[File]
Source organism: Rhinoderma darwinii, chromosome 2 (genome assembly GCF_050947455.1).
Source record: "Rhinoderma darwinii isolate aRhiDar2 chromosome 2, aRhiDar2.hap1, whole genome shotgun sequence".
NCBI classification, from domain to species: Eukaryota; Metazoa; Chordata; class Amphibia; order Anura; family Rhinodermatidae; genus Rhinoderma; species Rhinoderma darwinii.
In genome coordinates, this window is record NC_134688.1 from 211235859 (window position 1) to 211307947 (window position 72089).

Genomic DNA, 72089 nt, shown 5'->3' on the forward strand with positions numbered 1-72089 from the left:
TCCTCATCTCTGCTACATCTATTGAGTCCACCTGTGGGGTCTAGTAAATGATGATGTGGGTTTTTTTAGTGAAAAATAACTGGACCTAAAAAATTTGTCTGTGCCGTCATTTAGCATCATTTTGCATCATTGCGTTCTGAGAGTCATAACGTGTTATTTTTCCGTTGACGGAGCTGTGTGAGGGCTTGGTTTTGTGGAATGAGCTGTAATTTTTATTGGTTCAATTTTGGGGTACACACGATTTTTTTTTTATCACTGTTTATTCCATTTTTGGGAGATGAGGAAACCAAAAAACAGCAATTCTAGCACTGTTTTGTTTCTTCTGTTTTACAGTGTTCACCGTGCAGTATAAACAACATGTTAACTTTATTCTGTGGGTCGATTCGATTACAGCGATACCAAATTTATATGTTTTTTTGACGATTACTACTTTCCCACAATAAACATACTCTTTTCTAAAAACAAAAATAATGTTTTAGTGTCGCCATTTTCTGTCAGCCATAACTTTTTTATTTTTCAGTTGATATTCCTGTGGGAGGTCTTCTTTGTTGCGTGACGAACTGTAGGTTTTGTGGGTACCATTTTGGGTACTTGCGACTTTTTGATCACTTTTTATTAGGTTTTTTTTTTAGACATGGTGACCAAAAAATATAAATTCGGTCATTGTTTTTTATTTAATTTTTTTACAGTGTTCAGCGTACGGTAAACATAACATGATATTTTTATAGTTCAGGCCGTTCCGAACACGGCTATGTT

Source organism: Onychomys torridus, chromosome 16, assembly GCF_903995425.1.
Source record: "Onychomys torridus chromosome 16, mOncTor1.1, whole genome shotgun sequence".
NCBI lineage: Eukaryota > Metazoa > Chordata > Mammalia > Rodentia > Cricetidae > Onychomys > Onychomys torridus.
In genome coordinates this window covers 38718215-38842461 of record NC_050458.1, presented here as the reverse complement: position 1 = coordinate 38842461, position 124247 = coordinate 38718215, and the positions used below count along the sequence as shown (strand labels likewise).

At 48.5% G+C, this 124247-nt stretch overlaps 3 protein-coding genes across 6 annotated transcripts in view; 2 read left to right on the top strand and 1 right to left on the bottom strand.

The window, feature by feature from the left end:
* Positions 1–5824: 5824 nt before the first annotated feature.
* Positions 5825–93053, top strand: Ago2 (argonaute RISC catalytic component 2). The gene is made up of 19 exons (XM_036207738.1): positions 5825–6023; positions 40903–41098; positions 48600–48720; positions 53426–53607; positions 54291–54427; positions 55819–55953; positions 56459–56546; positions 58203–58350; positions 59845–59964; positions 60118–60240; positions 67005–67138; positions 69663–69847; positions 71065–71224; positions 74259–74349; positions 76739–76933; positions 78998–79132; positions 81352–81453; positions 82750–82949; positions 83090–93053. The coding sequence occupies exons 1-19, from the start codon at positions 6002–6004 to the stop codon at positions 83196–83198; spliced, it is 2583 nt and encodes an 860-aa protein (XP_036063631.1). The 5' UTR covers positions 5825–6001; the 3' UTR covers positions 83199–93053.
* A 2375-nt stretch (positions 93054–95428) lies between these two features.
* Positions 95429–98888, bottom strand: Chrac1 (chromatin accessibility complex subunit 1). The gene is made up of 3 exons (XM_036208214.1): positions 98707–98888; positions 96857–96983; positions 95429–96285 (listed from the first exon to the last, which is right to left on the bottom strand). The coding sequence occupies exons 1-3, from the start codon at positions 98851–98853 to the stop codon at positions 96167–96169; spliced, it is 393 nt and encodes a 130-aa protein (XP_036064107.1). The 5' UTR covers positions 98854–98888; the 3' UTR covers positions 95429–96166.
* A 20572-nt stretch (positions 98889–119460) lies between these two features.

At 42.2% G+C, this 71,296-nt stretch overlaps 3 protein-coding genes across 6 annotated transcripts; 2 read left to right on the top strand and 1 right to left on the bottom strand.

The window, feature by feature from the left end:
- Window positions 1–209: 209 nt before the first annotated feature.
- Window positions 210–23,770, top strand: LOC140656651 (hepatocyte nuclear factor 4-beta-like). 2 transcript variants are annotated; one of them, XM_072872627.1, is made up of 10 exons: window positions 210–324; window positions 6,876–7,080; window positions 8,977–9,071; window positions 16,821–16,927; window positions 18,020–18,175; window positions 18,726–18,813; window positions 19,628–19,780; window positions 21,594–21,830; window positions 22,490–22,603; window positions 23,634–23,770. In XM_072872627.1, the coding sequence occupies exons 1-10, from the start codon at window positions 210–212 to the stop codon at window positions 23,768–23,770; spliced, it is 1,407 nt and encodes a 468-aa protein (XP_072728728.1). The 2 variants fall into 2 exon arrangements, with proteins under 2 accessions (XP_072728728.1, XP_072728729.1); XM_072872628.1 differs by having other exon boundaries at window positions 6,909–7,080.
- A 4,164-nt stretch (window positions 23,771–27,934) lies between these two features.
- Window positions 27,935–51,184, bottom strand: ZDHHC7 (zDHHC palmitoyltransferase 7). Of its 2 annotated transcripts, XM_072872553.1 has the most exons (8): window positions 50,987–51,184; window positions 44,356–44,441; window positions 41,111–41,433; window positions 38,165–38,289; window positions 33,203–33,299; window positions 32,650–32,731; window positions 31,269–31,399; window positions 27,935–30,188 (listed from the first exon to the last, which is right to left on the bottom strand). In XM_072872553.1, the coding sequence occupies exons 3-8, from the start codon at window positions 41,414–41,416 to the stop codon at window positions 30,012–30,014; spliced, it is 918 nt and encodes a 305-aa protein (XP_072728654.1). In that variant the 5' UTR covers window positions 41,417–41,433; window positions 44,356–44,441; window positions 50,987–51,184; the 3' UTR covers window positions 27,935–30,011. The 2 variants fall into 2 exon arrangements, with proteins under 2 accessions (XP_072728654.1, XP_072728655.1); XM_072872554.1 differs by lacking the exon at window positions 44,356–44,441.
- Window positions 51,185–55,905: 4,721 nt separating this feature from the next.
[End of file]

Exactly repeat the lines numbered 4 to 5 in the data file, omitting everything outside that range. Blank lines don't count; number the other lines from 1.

In genome coordinates, this window is record NC_134688.1 from 211235859 (window position 1) to 211307947 (window position 72089).

Genomic DNA, 72089 nt, shown 5'->3' on the forward strand with positions numbered 1-72089 from the left: